At first thought, with a stage name like "Bonnie 'Prince' Billy" and having the label "Alternative-Country," Will Oldham's music could only spell trouble for the country-despising country that we live in (save Texas). I was expecting some sort of "hootenanny" with some bluegrass banjo, fiddle, perhaps a jug or two playing in the background.
Yet again, I was wrong (it tends to happen to me a lot).
A cousin of mine (who, incidentally, got me into the band Low, whose CD "Drums & Guns" I have reviewed for this month) told me to check out Bonnie 'Prince' Billy, and due to my cousin's supreme musical awesomeness, I could no longer put off my intrigue with Mr. Oldham's strangely-named side project. And I must say, I am eternally grateful to my cousin Suzanne for helping me out.
When it comes to B'P'B, the label "alternative country" confuses me. Yes, there are some rather east-Texas-y vocal harmonies in "Cursed Sleep" and the rather Southern Blues-y-ness of "Cold & Wet" may give Mr. Oldham's release a rather country-like atmosphere, but overall this release is much more performed "an hommage" to singer-songwriter greats Nick Drake, Leonard Cohen, and Bert Jansch.
Lyrics on this release are much different than the rest of the Bonnie 'Prince' Billy discography, which deal more with metaphorical sexual images. "The Letting Go" tends to deal with more tender, cute, "lovesy" lyrics; almost like a love poem. A great example of the "sweet" characteristic of the lyrics can be seen in my personal favorite track, "A Strange Form of Life":
"and the softest lips ever
25 years of waiting to kiss them
smiling and waiting
to bend down and kiss twice
the softest lips."
Will's voice for most of the CD is a calm, almost spoken-yet-still-sung crooning voice, reminiscent of Leonard Cohen, though, at times in songs such as "Cursed Sleep" and "The Seedling," he lets his voice soar on its raw emotional power.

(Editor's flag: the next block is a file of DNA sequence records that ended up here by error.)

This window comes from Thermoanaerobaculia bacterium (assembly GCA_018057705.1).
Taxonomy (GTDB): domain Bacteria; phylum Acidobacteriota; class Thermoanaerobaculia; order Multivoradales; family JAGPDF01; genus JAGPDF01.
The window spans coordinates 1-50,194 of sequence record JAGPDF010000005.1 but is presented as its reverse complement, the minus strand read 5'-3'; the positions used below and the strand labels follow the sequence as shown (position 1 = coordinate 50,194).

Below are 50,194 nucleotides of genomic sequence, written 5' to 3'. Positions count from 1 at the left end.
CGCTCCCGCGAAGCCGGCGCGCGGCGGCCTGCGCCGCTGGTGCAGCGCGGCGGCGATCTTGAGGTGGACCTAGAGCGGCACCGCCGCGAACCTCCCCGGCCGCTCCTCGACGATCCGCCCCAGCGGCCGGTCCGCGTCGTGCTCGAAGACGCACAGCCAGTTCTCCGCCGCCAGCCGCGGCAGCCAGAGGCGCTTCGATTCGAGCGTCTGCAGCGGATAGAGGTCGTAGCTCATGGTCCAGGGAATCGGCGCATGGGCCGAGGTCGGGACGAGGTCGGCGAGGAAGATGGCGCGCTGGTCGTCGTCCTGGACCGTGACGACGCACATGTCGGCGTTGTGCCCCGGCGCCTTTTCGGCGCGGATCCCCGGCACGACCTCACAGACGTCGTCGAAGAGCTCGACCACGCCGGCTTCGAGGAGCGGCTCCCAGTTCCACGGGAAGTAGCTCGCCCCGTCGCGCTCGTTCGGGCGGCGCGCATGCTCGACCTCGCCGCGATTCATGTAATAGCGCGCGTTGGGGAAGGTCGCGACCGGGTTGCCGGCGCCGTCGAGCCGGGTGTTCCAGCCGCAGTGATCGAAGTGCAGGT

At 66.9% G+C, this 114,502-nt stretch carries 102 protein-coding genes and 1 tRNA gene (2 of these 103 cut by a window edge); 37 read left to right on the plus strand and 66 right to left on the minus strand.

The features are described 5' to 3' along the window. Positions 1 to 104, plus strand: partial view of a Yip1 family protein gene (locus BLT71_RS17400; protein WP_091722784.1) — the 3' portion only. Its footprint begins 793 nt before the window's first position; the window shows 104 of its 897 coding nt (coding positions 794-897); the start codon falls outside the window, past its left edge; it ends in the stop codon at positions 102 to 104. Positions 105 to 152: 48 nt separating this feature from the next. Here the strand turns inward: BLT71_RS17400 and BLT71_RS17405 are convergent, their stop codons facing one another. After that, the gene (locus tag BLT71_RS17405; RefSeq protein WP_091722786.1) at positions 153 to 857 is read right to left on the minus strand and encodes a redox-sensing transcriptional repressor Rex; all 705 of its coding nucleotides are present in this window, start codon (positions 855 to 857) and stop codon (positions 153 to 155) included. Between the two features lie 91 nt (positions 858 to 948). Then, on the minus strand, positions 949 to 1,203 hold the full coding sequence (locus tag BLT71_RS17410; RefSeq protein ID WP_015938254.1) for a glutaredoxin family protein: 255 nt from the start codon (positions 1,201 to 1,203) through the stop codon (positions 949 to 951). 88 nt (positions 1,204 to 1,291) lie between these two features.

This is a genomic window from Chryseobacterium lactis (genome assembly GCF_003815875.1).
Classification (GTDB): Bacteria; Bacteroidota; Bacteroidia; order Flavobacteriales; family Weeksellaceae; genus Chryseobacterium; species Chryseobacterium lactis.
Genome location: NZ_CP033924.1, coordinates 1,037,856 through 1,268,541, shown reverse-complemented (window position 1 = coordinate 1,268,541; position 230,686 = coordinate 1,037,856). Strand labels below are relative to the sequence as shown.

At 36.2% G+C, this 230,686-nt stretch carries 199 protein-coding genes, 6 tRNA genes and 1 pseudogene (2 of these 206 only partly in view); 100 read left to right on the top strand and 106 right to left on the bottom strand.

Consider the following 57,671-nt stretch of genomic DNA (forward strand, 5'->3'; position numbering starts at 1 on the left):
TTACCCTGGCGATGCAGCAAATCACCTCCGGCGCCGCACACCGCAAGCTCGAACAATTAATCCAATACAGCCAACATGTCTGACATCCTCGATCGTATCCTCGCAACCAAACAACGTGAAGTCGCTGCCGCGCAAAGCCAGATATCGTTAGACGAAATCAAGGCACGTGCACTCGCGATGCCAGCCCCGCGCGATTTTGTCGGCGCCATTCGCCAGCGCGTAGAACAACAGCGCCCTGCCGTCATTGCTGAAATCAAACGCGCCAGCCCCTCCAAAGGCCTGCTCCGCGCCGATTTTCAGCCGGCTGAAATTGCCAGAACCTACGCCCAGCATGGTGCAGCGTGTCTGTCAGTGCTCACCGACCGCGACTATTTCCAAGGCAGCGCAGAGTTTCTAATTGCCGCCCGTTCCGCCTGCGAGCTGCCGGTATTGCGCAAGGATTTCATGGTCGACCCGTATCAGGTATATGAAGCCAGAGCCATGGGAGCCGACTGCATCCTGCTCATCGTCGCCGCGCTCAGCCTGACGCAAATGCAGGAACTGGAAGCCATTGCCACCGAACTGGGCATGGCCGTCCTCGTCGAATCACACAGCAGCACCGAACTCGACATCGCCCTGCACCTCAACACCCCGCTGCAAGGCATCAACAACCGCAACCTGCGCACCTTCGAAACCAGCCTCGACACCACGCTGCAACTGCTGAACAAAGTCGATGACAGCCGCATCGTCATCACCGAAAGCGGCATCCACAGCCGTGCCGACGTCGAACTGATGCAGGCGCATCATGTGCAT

Musically, "The Letting Go" is very diverse. Normally, Oldham would release a disc with either the soft, Nick Drake-esque string-accompanied songs, or the more American folk-y songs (ranging from Appalachian folk to Western-tinged folk, reminiscent to that of the aforementioned Steve von Till), yet on this release, Oldham mixes up his writing styles, which is a treat.
On this release, Oldham is joined by Psychedelic Folk artist Faun Fables, also known as Dawn McCarthy, on harmonies. Ms. McCarthy's harmonic sense is amazing, and her voice complements Oldham's voice perfectly. Her range is rather large, ranging from the mid-range/low tones of "Wai" to the shockingly high notes of "Strange Form of Life." Dawn's voice creates a feeling of wholeness - a complement or second half. Considering this release deals more with emotional love as opposed to physical, having a woman alongside Oldham really helps the "love" idea succeed.
Overall, currently "The Letting Go" is one of my favorite albums. I recommend listening to this release and just letting your emotions run wild.
For fans of: Nick Drake, Steve von Till, Agalloch (The White EP), Buffalo Springfield, America, Neil Young, Woven Hand, 16 Horsepower, Iron & Wine, and Low